He whose walk is blameless and who does what is righteous, who speaks the truth from his heart and has no slander on his tongue, who does his neighbor no wrong and casts no slur on his fellowman, who despises a vile man but honors those who fear the Lord, who keeps his oath even when it hurts, who lends his money without usury and does not accept a bribe against the innocent.
He who does these things will never be shaken.
Proverbs 11: 24 – 28
One man gives freely, yet gains even more; another withholds unduly, but comes to poverty. A generous man will prosper; he who refreshes others will himself be refreshed. People curse the man who hoards grain, but blessing crowns him who is willing to sell. He who seeks good finds goodwill, but evil comes to him who searches for it. Whoever trusts in his riches will fall, but the righteous will thrive like a green leaf.
May the peace of the Lord Christ go with you: wherever he may send you;
may he guide you through the wilderness: protect you from the storm;
may he bring you home rejoicing: at the wonders he has shown you;
may he bring you home rejoicing: once again into our doors.
Feel free to join the discussion.
You can share your church struggles and concerns.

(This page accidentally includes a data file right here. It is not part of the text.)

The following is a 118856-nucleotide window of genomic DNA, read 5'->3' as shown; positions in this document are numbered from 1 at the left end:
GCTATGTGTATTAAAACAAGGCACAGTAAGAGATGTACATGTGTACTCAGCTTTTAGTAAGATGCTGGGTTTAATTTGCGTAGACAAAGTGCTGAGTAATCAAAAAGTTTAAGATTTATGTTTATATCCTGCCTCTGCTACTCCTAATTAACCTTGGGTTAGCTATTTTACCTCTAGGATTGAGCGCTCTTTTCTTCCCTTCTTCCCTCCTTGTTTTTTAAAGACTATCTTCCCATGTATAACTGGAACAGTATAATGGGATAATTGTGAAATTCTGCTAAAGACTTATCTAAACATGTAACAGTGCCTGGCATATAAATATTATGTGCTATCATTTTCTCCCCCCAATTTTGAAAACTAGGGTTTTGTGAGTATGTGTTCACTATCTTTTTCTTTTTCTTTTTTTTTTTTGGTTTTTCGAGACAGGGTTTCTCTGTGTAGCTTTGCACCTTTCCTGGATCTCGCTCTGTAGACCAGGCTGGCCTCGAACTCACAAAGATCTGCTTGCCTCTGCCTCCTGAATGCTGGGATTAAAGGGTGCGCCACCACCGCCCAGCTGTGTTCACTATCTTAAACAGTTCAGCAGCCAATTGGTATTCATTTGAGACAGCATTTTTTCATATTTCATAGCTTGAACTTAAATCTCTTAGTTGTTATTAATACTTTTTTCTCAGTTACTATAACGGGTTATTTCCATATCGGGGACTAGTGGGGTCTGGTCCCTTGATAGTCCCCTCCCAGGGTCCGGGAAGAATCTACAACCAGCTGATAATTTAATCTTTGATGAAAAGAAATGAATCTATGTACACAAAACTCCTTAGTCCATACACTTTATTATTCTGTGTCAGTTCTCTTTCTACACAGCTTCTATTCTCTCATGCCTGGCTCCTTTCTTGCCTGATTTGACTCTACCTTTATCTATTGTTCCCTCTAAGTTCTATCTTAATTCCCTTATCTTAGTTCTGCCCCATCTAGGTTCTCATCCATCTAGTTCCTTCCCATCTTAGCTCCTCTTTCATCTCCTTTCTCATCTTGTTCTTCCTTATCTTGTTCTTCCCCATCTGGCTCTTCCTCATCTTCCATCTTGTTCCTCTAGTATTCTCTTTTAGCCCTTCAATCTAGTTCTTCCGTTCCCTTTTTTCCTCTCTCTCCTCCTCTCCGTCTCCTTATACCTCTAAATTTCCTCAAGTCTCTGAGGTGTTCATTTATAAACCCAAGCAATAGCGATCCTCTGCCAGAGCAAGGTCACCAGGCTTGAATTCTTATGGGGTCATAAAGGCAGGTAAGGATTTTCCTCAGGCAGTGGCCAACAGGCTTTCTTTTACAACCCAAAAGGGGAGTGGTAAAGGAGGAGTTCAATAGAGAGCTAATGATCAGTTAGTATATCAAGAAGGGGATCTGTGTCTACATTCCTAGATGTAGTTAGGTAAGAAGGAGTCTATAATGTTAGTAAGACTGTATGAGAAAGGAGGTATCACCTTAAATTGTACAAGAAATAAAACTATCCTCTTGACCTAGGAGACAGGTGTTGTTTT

Let’s also use it as a time to encourage one another spiritually.
What have you found spiritually encouraging lately?
Do you have any special Bible verses to share, any YouTube songs that you have found uplifting?
Photo credit: Kathi – Standing tall through the end of summer!
3 thoughts on “SSB Sunday Gathering – September 17, 2017”
Probably all of those Bible-reading methods are good to do at least once in your life. Thanks for posting a Rich Mullins song. 20 years since we lost him.
That one, Hold Me Jesus I heard on the radio often(someone did a re-make of it with bridges of the chorus of I Surrender All) 9 years ago when I was driving back and forth to the hospital for my husband. We had Step by Step as our walk-down-the-aisle song at our wedding. And many good memories singing Awesome God.
Anyway, blessings to all of you today
Rich Mullins holds a special place in my heart. I spent a month on a mission trip in Thailand with him and had the chance to watch and listen to him create music. I played his music over and over and over – I’m sure my college roommates got tired of hearing him. He challenged people’s beliefs and actions and his life reflected the challenges he offered. He died riding on the highway that passes by my hometown. and passed way too soon.
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Ragamuffin was on Netflix for awhile. Don’t know how close it was to his life, but if it was, so amazing that he was able to find and show grace in the midst of all that he grew up with.
My dad was not quite so antagonistic towards me, but Mullin’s dad in the movie reminded me a lot of him. Always finding something negative to say, and ignoring my accomplishments, although in my case, he ripped on my piano playing, not my common sense around machinery. “Hold me Jesus” is one of the few ‘real’ songs I heard in the midst of the Amy Grant/Michael W. Smith/Steven Curtis Chapman happy-fest, and I really loved it for that reason.